The University system ranked 14th among American universities with $19.7 million in licensing income in fiscal year 2003, according to a report by the Chronicle of Higher Education using information from an Association of University Technology Managers survey.
The figure is a significant increase from the $14.9 million in revenue in FY 02, allowing UMass to move from its previous position of 17th place, and to jump ahead of all New England institutions except the Massachusetts Institute of Technology in income derived from licensing intellectual property including biomedical, computer and analytical technologies.
“It is very gratifying to see the University of Massachusetts take its place alongside the very best universities in the nation in this critical and highly competitive arena,” President Jack M. Wilson said. “Our success indicates that UMass innovation and technology is held in high regard. The income the University earns is reinvested in education and research programs and thus fuels our quest to provide the citizens of the Commonwealth with a public university of unsurpassed excellence.”
Wilson added, “The University’s growth in this area is dramatic, given that our licensing income was in the range of $300,000 less than a decade ago. This growth would not have been possible without sound leadership on all five campuses, without an energetic and entrepreneurial faculty, and without determined efforts at the system level and the strong support of our Board of Trustees.”
According to the Office of Commercial Ventures and Intellectual Property (CVIP), highlights for the year 2003 include:
Proactive licensing of proprietary gene silencing, or RNAi technology developed in a joint venture between UMass Medical School and the Carnegie Institute of Washington, that suggests researchers may one day be able to isolate the particular genes for an ailment and neutralize, or “silence” it technologically. A fourth-quarter transaction included a license to CytRx of California, which included shares of company stock, significant funds to be directed toward sponsored research, payments and royalties on future product sales and commitment to a Massachusetts- based startup. CytRx is currently devoting its research toward drugs for HIV, type II diabetes and other diseases.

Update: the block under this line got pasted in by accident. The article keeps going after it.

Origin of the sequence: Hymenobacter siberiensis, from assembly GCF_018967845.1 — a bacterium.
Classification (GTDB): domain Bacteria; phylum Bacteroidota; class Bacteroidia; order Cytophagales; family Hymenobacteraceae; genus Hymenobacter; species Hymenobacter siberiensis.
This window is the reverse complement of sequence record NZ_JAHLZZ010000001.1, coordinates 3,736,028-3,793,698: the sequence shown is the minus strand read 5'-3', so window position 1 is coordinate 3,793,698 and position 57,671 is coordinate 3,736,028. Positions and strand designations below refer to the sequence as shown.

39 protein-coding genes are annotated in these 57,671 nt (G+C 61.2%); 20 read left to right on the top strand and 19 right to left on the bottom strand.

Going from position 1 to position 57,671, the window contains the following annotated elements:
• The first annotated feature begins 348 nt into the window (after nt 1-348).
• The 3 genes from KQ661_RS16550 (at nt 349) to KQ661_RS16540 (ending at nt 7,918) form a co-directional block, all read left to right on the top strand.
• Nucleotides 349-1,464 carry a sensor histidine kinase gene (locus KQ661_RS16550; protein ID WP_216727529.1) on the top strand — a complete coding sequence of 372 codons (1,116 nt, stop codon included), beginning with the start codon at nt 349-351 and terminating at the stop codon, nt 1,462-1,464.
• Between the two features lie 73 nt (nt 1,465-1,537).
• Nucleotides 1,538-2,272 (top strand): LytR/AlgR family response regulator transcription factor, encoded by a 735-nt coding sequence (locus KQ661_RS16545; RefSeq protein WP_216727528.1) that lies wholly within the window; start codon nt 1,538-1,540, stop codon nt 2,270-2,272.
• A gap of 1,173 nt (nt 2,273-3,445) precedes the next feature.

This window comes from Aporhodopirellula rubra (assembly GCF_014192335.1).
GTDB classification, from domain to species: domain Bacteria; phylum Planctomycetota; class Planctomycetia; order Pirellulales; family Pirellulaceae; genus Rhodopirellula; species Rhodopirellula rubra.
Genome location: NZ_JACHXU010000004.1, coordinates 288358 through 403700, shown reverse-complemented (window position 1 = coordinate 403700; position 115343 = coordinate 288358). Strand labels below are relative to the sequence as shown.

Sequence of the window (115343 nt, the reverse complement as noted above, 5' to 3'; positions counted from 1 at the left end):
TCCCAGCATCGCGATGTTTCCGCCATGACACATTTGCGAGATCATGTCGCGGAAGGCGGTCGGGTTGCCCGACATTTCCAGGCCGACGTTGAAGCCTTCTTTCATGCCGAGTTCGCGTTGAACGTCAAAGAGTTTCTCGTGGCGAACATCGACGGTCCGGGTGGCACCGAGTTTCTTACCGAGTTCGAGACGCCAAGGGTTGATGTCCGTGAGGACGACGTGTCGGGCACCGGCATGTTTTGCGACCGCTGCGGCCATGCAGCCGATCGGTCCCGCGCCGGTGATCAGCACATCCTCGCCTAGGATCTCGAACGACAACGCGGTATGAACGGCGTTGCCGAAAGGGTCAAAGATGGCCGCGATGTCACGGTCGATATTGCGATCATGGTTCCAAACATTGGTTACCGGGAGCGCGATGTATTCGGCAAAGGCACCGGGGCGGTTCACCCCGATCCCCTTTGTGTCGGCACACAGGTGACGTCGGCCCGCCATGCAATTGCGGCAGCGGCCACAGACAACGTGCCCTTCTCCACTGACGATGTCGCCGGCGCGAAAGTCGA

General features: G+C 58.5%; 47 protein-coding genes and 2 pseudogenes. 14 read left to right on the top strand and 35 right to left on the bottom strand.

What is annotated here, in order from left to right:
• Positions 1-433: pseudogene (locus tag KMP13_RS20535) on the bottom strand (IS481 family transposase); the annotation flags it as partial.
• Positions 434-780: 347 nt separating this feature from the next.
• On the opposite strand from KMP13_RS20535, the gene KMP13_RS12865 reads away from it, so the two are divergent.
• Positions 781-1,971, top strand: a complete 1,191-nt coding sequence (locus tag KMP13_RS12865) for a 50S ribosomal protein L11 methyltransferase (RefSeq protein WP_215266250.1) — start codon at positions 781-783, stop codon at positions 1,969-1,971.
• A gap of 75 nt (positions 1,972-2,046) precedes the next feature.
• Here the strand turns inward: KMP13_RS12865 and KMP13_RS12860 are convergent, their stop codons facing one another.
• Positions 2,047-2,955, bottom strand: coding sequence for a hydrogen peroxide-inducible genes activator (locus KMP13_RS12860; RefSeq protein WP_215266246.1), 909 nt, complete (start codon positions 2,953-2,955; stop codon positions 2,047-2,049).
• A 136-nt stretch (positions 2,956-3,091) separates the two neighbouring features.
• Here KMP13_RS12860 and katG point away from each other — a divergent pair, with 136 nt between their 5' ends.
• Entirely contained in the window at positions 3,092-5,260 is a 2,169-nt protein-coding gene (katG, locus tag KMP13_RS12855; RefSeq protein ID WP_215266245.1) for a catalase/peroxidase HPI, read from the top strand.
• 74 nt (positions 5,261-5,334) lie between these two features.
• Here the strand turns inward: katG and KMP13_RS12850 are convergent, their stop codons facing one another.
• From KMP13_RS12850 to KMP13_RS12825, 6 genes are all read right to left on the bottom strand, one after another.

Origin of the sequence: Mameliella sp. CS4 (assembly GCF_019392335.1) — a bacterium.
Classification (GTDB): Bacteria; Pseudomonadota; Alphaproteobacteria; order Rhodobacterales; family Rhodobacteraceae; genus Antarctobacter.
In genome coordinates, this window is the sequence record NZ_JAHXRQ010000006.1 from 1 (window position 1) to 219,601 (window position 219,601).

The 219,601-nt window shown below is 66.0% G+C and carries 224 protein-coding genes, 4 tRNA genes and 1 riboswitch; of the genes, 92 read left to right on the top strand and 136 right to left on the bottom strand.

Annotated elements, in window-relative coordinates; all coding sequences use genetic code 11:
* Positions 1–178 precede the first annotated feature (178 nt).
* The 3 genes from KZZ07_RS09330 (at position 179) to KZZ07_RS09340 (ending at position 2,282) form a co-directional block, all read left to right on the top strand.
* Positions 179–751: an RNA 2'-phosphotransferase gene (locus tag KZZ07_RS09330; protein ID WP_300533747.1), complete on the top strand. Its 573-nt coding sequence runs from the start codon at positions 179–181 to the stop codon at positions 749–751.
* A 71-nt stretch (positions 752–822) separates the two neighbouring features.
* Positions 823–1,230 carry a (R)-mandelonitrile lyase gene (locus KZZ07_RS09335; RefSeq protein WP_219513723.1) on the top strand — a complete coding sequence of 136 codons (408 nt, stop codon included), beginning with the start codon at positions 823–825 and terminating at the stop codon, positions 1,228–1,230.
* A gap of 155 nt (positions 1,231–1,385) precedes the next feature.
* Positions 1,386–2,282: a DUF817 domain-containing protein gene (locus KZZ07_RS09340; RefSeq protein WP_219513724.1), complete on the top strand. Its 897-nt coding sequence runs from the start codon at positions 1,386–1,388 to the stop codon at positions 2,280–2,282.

Licensing of UMass Amherst-developed cloning technologies to Advance Cell Technologies of Worcester and Hematech of North Dakota. Revenue from these licenses helped push UMass Amherst’s 2003 totals to more than $1 million—a milestone for the campus.
Significant and continued income—in the range of $14 million—from existing licensing agreements, including MedImmune of Maryland on sales of a monoclonal antibody vaccine against RSV; Hybridon of Cambridge for anti-sense technology; and Sepracor of Marlboro on sales of Clarinex, an antihistamine.
Revenues from technology licenses developed by research at UMass Lowell, including one that led to the formation of Konarka, the leading researcher in the field of third-generation solar cells.
According to the Chronicle of Higher Education’s Dec. 3 report, colleges and universities in the 2003 fiscal year filed for more patents and signed a record number of licenses with companies seeking to convert academic enterprise into entrepreneurial cash.
During that year, UMass executed 40 licenses and options stemming from research initiatives. In addition, 121 U.S. patents were filed—resulting in 18 patents issued—and one new startup company was formed.
Improved performance in generating intellectual property income has been a University priority over the past decade. In 1994, CVIP was established with the goal of encouraging and assisting faculty in developing innovative technologies and managing the commercialization process.
While the Chronicle of Higher Education uses 2003 data for its rankings, UMass continued its growth in this area in 2004, and CVIP has reported a record $26.5 million in license revenue, with a record number of U.S. patent applications filed.